File Under Things I Don't Understand: Sucky Grammar Books

I checked out a bunch of grammar style books from the library this past week. I'm trying to evolve my ability to teach students about grammar and editing. This is so much more difficult than it sounds--for a whole plethora of reasons English teachers and linguists are familiar with--and it's complicated by the fact that all grammar texts suck. No really, they are terrible. (I'm hoping to write my own at some point, but it will probably suck too!)

I have looked at hundreds of grammar textbooks for students and style guides geared toward the general population. They are universally lacking. Some of them have good features, but even the best books are no match for a room full of fledgling writers.

Let me give you an example. I picked up this book, revised in 2012, written specifically for secondary and post-secondary teachers and students. There are introductory notes making suggestions for teachers and students about how to use the book. The first chapter is called "The Sentence" and simply describes the parts of sentences and the basic vocabulary used throughout the book. Chapter two begins describing 20 common sentence patterns. In theory, this is a fine strategy for organizing a book. However, of the first four patterns, 3 require the use of semi-colons. They don't begin with a declarative sentence or a simple series, but with compound and complex sentences requiring semicolons. What?!? How is this logical or helpful?

Every semester I have about 150 students, and of those 150, approximately 5 can use semicolons correctly--five if I'm lucky. Most adults I know struggle with them. Microsoft Word grammar check recommends inserting them every time it encounters an incomplete or run-on sentence, and Microsoft Word is almost always wrong. If nearly everyone in need of a grammar book already struggles with semicolons, why begin a discussion of sentence patterns with them? It seems like we might want to build up to that. This is common enough failing of grammar books--bad scaffolding--and this one was at least straight forward with clear examples.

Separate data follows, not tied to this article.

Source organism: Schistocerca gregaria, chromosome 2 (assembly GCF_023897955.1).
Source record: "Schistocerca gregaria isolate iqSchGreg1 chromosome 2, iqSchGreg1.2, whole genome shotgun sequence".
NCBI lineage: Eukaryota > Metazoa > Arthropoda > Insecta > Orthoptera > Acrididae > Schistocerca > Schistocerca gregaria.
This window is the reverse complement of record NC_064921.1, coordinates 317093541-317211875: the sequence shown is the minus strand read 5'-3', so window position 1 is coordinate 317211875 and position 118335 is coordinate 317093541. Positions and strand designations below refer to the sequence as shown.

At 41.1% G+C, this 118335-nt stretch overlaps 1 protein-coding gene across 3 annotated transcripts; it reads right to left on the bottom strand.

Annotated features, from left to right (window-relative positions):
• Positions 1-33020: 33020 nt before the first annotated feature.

[caption id="" align="alignnone" width="840" caption="There are ways to use images to teach punctuation, but Gordon isn't even in the ball park."][/caption]

One of the other books I checked out was not geared toward students specifically, but I'm not quite clear who is the intended audience. The book, by Karen Elizabeth Gordon, is "The Well-Tempered Sentence: A Punctuation Handbook for the Innocent, the Eager, and the Doomed." With words like "for the innocent" in the title, I anticipated the book might be for the struggle writer or the uninitiated. However, considering the addition of "the doomed" at the end, I also anticipated some kind of satire, which likely isn't a good match for the student writer.

[caption id="attachment_527" align="aligncenter" width="630" caption="Is that a style guide in your pocket or are you just happy to see me? (An image from Gordon's book.)"][/caption]

Let's just say this book is heavy on the satire and light on the grammar instruction. So, who is the intended audience for a satirical style guide? I'll tell you who it is not: students, arm-chair editors, those interested in grammar and syntax, those interested in improving their sentence styling and sane people. Grammar is hard enough for many people; there is no need to obfuscate it unnecessarily as this little text does so well.

When I was flipping through this book I yelled for Mr. Smarty Pantalons to come explain it to me. He's a bit more analytical than me and I thought he might catch something I was missing. The first thing he did was read the back cover, which says this book teaches one to "give expression to our most perplexing thoughts" and puts the reader "in the grip of a bizarre and bemusing comedy of manners." How many instructional books can you say that about?